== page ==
Talking with my parents the other day, they asked, "So, World Cup...that's a big deal, right?" I guess you could say that...in the same way that the birth of your first child is "a big deal" or winning the lottery is "a big deal." When you don't feel like a winner in your own right, it's easy to pin your hopes on a successful football team. My understanding is that Haiti almost made it to the World Cup finals once, but hasn't had much luck since then. In the interim, people have chosen up sides between Brazil and Argentina...and to love one is to hate the other. I was praying they wouldn't meet, even in a consolation match, or there could have been real conflict between the two factions. We, of course, root for the United States like good Americans, no matter how bad they are. 

David's Father's Day present was a month-long cable TV subscription so that he could watch the match in English. Yes, I said, "match." They do not, I have learned, play games. It's a pitch, not a field; it's a kit, not a uniform; he's a keeper, not a goalie. And it's a good thing they don't have celebration penalties in football like in American football, or they'd be penalizing till the cows come home. Biting seems to be frowned upon.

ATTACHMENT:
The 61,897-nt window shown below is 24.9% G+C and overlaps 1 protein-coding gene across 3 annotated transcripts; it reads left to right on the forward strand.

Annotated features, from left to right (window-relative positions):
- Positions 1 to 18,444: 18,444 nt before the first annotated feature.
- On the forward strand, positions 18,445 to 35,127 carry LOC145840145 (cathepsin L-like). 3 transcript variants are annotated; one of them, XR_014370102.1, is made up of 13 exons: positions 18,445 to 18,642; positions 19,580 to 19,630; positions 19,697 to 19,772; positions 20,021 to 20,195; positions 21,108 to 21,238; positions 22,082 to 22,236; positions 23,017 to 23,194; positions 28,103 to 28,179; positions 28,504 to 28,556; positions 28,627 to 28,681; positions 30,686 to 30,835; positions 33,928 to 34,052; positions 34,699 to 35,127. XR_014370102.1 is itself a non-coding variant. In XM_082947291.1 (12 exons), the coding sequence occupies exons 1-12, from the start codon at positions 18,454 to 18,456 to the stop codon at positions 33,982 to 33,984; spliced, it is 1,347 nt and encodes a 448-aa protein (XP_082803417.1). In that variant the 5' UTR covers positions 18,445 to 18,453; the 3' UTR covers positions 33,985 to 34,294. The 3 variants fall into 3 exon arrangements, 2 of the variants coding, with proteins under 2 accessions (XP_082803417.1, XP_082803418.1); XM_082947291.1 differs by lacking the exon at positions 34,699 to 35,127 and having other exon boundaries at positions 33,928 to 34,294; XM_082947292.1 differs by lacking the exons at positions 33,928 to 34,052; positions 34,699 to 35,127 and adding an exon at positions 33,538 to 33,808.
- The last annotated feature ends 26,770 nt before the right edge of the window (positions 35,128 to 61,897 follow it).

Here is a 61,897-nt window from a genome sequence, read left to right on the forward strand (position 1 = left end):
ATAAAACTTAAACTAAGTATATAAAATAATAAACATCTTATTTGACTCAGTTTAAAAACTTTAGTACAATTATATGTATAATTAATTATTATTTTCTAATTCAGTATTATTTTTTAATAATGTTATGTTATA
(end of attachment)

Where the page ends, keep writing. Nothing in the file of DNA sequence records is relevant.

During the matches, we'd text with David's sister M. Sports are always a reliable source of sibling bonding in the Harms family, and M had a vested interest in Germany winning, having seen them play once in Germany. We use Google Hangouts because she and David are both Android users...I know, people. I know. An intervention has been tried, but if someone's not ready to get help, you can't make them...and unfortunately for them, you certainly can't confront them over Facetime, the best invention for missionaries since DEET.

At any rate, it's a phenomenon we've come to appreciate with all its hype. I'm sad to see it go. Even Peter was asking to watch soccer during dinner and we had to tell him, "Sorry, honey--the World Cup is over." But take heart, child...the madness is only four more years away.

19 June 2014

Throwback Thursday